Kynseed is a whimsical game about slaying monsters and farming the land

PixelCount Studios isn’t a stranger to creating beautiful fantasy worlds. Once upon a time the team helped develop the Fable series and design the mythical landscape of its home world Albion. Rising from the ashes of Lionhead, PixelCount is now making its first indie game, Kynseed, where the land murmurs with myth and fantastical beings tread. 

Kynseed is set in the Quill, a leafy country of villages and vales surrounded by forest. You can explore it at your leisure while farming the land and running a business, though there is more to Kynseed than living a quiet life. Monsters dwell deep within the trees, and the people of the Quill are a little strange too. 

“Quill is a land where people have reverted to ancient pagan ways,” says PixelCount cofounder and design director Charlton Edwards. “They worship the old Fae deities, and superstitions and folktales are all true! Sacrifices, dances, odd customs and daily offerings are all part of Quill life. It’s a world where the ancient proverb rules.”

Alongside eccentric locals, such as gatekeeper Herbert Lemon and cattery owner Hazel Nutt, there are four types of Fae who visit from different realms. One of these Fae is the jolly but sinister Mr Fairweather, who offers you a mysterious acorn called the Kynseed. Once planted, it grows into a family tree that feels like it’s watching over every decision you make. 

Inspired by tales of superstition, each village in the game has its own personality, from the grumpy Puritans of Tunt to the pie lovers of Poppyhill. The denizens of the dark forests have also been plucked from British and Irish folklore, combining recognisable creatures, such as banshees and dragons, with stranger ones that I’m forced to Google, with enticing names like the barghest, fachan and gwyllion. 

This love for fairytales and folklore has influenced the team from a young age, in particular Edwards who found magic in every corner of his hometown. 

“I grew up in a market town in North Yorkshire which was surrounded by old abbeys, druidic stones, moors and pine forests,” says Edwards. “I became obsessed with tales of the supernatural: ghost dogs that foretold deaths; chairs that would curse you when you sat on them. The Wicker Man is a great influence, too—I loved the customs, the corn dolls, the hare references, the weird door knockers, the green man imagery and the folksy music.”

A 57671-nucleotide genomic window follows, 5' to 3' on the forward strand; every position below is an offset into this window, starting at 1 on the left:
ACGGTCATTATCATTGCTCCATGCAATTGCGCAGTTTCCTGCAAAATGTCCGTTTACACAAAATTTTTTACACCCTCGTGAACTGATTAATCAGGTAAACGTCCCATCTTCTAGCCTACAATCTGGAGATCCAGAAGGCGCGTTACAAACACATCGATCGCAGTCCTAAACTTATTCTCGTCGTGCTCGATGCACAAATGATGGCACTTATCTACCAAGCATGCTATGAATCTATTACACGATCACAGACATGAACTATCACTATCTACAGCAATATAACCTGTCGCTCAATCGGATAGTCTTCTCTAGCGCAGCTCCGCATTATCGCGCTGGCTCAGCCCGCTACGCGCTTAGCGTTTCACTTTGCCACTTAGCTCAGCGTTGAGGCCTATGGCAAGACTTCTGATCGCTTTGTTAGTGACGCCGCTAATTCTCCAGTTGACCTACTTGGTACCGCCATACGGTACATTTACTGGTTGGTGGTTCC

Pastoral paradise

The rural landscape of The Wicker Man has ebbed into the visual style of the game, which depicts an abundant landscape befitting a fantasy novel or nature guide to a fairy realm. And though there are thematic similarities with the Fable series, making Kynseed has enabled the team to design a game on a much more personal scale. 

Edwards says, “We wanted a lush, detailed world that got away from the angular tileset look a lot of RPGs do. We made Fable ’s world in an organic way and we wanted to continue that approach with Kynseed . Most of the trees in Quill are unique and painstakingly assembled; every patch of flowers is hand-placed. This ensures that our world feels lovingly crafted and detailed.” 

Although you can spend your time pursuing a reputation as a monster slayer, you can also focus on more relaxing ventures, such as building a tavern, or running an apothecary. Every ingredient has certain traits, from flatulence to shrinking, curse trumpeting to courage. Discover these traits, and you can use them to cure disease, buff stats or play pranks. Whatever you do, we can’t wait to brew our own batch of PCG beer.